Wylie, who uses this pseudonym for his skull caving business, didn’t carve the first human skull he bought, which he nicknamed “Yorick.” Instead, he carefully studied it. “I was in a program that studied fine muscle movements in the human face,” he told Vocativ, and he purchased the specimen to help support his studies. Though he said he was glad to find an excuse to buy a human skull, which had long intrigued him.

Wylie was fascinated by skulls as a young boy — he had a particular interest in Marvel’s “Ghost Rider.” As an adult, he realized there was a thriving online marketplace for bones and bone carvings, and he decided to try his hand at the art. After experimenting on deer and goat skulls, he moved to the big time — carving on a real human skull.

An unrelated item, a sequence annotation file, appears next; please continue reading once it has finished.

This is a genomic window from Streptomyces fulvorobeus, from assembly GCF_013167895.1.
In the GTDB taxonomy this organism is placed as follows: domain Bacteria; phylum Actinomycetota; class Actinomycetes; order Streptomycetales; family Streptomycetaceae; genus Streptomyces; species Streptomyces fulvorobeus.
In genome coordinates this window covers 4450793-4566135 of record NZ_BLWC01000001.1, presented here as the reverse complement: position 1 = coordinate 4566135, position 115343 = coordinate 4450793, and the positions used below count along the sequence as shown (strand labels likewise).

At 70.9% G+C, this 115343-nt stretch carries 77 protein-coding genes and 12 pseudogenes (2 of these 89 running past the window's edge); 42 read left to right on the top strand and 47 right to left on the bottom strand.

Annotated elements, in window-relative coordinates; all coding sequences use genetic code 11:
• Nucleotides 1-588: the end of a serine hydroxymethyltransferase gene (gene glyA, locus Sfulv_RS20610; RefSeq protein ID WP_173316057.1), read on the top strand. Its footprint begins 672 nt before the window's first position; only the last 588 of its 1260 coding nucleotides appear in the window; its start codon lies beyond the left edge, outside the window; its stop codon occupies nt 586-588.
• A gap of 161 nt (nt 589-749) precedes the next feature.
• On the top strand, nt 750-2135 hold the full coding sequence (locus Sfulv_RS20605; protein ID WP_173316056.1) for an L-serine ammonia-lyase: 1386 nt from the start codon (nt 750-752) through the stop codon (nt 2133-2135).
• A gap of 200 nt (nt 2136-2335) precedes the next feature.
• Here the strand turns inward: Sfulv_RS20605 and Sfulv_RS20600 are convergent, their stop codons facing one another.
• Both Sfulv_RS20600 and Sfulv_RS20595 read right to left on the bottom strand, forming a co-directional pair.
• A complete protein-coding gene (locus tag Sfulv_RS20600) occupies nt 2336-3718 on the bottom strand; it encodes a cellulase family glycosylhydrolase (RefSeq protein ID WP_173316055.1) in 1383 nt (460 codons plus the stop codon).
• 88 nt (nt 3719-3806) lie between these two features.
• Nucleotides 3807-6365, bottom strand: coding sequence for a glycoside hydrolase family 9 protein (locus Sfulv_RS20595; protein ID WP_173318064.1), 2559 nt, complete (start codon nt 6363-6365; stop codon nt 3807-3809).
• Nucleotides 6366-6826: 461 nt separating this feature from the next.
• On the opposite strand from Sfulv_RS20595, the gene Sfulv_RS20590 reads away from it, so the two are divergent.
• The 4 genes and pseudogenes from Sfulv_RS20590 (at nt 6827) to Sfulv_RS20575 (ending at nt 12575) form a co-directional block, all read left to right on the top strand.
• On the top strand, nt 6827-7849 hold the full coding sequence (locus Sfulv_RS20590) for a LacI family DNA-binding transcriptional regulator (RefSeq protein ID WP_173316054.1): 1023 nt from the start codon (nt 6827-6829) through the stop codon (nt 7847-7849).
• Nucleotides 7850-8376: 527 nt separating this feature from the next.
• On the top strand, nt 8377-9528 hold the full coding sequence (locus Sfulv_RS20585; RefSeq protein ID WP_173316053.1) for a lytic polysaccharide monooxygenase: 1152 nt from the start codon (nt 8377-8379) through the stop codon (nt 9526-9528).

“I wish I would have clocked how many hours it took me [to carve] the first one,” he said. “And it wasn’t just because the equipment that I had wasn’t the best. It was because I was just so paranoid about doing something wrong and disrespecting what I was carving.”

The hours of work paid off, and the intricately decorated skull sold quickly on eBay. After this initial success, Zane purchased more skulls and soon started a full-fledged business, complete with homemade over-the-top promotional videos.

Wylie operates out of his garage in suburban Virginia, and he said that he doesn’t mind neighbors checking out his work, though they aren’t always very enthused about it. “I’m probably not doing much for the property values around my neighborhood,” he said. “But the neighbor kids stay away, and that’s okay by me.”